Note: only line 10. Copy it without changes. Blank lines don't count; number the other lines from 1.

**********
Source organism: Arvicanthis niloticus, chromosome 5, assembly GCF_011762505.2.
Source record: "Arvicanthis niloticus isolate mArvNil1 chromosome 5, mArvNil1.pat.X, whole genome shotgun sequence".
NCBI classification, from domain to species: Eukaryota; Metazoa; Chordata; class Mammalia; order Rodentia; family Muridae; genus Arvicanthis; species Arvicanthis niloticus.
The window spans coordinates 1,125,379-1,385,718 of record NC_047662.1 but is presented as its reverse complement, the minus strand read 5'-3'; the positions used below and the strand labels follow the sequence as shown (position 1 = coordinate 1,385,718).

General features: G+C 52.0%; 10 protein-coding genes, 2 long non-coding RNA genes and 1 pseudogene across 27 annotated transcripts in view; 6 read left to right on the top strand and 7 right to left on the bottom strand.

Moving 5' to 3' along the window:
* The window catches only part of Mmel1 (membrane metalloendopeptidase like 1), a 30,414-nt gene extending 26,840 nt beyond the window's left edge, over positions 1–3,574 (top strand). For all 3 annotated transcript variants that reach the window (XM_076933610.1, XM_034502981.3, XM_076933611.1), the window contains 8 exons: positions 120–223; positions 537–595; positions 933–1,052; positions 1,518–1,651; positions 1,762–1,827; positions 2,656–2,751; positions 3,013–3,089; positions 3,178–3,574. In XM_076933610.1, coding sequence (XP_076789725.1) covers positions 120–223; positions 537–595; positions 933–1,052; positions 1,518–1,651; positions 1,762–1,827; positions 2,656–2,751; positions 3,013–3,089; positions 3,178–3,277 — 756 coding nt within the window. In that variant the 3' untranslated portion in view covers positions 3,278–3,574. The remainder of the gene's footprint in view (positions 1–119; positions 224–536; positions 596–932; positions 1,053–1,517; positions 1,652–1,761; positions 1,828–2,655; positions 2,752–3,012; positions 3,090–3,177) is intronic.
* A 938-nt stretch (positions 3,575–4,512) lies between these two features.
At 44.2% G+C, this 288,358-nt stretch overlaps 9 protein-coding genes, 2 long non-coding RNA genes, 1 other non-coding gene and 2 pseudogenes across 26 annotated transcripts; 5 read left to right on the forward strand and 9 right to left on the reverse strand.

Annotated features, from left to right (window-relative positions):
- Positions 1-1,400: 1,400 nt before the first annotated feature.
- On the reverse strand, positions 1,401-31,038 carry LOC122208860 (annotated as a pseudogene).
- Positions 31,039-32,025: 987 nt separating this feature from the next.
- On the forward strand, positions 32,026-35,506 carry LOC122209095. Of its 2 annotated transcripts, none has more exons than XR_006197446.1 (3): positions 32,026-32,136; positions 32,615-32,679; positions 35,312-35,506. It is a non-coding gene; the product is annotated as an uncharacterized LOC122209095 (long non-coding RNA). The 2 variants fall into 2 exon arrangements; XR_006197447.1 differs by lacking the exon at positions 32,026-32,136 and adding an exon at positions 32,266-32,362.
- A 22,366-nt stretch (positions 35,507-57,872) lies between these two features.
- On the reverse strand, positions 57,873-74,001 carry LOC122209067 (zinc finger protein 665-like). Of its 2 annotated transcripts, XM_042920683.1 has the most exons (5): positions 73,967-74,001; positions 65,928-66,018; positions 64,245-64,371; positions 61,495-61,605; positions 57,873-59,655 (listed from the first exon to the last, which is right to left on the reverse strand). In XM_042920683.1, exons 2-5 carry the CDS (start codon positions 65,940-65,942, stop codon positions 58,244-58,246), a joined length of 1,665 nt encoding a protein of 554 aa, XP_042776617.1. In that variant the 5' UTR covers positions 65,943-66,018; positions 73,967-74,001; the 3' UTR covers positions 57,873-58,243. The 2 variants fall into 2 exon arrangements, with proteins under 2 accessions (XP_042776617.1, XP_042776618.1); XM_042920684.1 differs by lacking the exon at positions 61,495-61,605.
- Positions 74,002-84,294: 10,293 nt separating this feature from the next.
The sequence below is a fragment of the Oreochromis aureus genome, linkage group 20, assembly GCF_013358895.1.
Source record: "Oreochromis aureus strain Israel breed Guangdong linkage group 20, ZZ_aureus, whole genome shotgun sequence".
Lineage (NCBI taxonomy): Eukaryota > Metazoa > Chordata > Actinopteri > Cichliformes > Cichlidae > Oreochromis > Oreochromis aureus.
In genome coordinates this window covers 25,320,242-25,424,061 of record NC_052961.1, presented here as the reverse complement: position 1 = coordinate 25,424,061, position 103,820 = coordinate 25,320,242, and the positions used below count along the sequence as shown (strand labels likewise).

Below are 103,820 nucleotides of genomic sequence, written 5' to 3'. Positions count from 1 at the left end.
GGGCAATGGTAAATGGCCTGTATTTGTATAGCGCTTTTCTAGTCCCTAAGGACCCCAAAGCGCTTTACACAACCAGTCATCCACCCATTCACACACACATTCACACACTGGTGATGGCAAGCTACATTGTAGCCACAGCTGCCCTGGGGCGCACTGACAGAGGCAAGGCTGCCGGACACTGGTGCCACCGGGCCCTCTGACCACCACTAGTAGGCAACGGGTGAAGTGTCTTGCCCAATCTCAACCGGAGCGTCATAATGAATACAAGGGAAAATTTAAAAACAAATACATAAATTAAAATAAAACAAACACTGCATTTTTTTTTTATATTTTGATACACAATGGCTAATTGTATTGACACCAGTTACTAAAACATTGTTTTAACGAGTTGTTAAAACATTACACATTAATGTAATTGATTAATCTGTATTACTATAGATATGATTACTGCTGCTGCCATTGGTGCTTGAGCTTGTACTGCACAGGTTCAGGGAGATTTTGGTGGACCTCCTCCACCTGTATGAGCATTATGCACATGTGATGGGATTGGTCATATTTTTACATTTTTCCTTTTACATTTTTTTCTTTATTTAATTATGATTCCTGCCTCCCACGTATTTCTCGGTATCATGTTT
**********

Annotated features, from left to right (window-relative positions):